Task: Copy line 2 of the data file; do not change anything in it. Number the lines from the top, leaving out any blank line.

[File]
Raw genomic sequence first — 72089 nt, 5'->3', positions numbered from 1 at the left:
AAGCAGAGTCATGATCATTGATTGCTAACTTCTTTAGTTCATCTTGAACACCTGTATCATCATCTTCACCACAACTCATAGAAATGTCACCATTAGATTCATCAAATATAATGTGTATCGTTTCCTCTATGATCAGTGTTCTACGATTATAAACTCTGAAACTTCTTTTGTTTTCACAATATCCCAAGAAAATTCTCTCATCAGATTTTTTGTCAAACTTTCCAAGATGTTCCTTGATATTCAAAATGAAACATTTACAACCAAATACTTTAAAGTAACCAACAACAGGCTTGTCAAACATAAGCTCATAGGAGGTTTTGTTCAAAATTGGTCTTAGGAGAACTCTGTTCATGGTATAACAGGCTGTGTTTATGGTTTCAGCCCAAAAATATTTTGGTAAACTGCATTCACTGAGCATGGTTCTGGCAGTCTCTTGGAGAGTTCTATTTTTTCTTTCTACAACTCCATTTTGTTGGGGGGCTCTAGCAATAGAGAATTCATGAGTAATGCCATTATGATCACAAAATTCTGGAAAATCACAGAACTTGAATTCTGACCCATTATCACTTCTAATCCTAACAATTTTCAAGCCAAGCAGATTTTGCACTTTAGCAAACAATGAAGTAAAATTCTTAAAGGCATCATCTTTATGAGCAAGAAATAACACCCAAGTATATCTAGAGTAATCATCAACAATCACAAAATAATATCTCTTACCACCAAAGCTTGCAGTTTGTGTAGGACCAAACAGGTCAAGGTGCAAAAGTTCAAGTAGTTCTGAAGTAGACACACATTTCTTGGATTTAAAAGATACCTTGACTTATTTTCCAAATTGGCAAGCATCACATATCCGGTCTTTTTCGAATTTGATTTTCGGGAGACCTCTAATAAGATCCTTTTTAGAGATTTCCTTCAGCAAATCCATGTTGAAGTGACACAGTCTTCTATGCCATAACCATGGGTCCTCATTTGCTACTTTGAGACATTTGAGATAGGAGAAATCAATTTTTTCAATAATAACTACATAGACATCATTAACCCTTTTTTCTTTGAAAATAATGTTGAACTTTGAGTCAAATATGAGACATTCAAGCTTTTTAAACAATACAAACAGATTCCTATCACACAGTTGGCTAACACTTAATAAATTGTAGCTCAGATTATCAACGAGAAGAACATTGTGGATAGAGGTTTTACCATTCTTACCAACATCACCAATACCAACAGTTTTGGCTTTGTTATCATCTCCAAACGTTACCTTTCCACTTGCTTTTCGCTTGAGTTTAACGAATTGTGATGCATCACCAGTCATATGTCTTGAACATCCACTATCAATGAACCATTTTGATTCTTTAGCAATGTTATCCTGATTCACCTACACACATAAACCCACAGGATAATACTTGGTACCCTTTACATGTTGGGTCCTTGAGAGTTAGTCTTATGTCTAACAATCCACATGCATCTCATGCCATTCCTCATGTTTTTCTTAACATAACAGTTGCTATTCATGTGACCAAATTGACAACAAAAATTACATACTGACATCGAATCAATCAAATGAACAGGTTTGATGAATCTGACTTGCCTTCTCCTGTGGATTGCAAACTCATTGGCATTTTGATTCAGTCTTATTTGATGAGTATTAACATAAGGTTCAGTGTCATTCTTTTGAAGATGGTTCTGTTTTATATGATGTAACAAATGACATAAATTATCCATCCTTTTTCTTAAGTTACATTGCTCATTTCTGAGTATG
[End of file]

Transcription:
AAGCAGAGTCATGATCATTGATTGCTAACTTCTTTAGTTCATCTTGAACACCTGTATCATCATCTTCACCACAACTCATAGAAATGTCACCATTAGATTCATCAAATATAATGTGTATCGTTTCCTCTATGATCAGTGTTCTACGATTATAAACTCTGAAACTTCTTTTGTTTTCACAATATCCCAAGAAAATTCTCTCATCAGATTTTTTGTCAAACTTTCCAAGATGTTCCTTGATATTCAAAATGAAACATTTACAACCAAATACTTTAAAGTAACCAACAACAGGCTTGTCAAACATAAGCTCATAGGAGGTTTTGTTCAAAATTGGTCTTAGGAGAACTCTGTTCATGGTATAACAGGCTGTGTTTATGGTTTCAGCCCAAAAATATTTTGGTAAACTGCATTCACTGAGCATGGTTCTGGCAGTCTCTTGGAGAGTTCTATTTTTTCTTTCTACAACTCCATTTTGTTGGGGGGCTCTAGCAATAGAGAATTCATGAGTAATGCCATTATGATCACAAAATTCTGGAAAATCACAGAACTTGAATTCTGACCCATTATCACTTCTAATCCTAACAATTTTCAAGCCAAGCAGATTTTGCACTTTAGCAAACAATGAAGTAAAATTCTTAAAGGCATCATCTTTATGAGCAAGAAATAACACCCAAGTATATCTAGAGTAATCATCAACAATCACAAAATAATATCTCTTACCACCAAAGCTTGCAGTTTGTGTAGGACCAAACAGGTCAAGGTGCAAAAGTTCAAGTAGTTCTGAAGTAGACACACATTTCTTGGATTTAAAAGATACCTTGACTTATTTTCCAAATTGGCAAGCATCACATATCCGGTCTTTTTCGAATTTGATTTTCGGGAGACCTCTAATAAGATCCTTTTTAGAGATTTCCTTCAGCAAATCCATGTTGAAGTGACACAGTCTTCTATGCCATAACCATGGGTCCTCATTTGCTACTTTGAGACATTTGAGATAGGAGAAATCAATTTTTTCAATAATAACTACATAGACATCATTAACCCTTTTTTCTTTGAAAATAATGTTGAACTTTGAGTCAAATATGAGACATTCAAGCTTTTTAAACAATACAAACAGATTCCTATCACACAGTTGGCTAACACTTAATAAATTGTAGCTCAGATTATCAACGAGAAGAACATTGTGGATAGAGGTTTTACCATTCTTACCAACATCACCAATACCAACAGTTTTGGCTTTGTTATCATCTCCAAACGTTACCTTTCCACTTGCTTTTCGCTTGAGTTTAACGAATTGTGATGCATCACCAGTCATATGTCTTGAACATCCACTATCAATGAACCATTTTGATTCTTTAGCAATGTTATCCTGATTCACCTACACACATAAACCCACAGGATAATACTTGGTACCCTTTACATGTTGGGTCCTTGAGAGTTAGTCTTATGTCTAACAATCCACATGCATCTCATGCCATTCCTCATGTTTTTCTTAACATAACAGTTGCTATTCATGTGACCAAATTGACAACAAAAATTACATACTGACATCGAATCAATCAAATGAACAGGTTTGATGAATCTGACTTGCCTTCTCCTGTGGATTGCAAACTCATTGGCATTTTGATTCAGTCTTATTTGATGAGTATTAACATAAGGTTCAGTGTCATTCTTTTGAAGATGGTTCTGTTTTATATGATGTAACAAATGACATAAATTATCCATCCTTTTTCTTAAGTTACATTGCTCATTTCTGAGTATG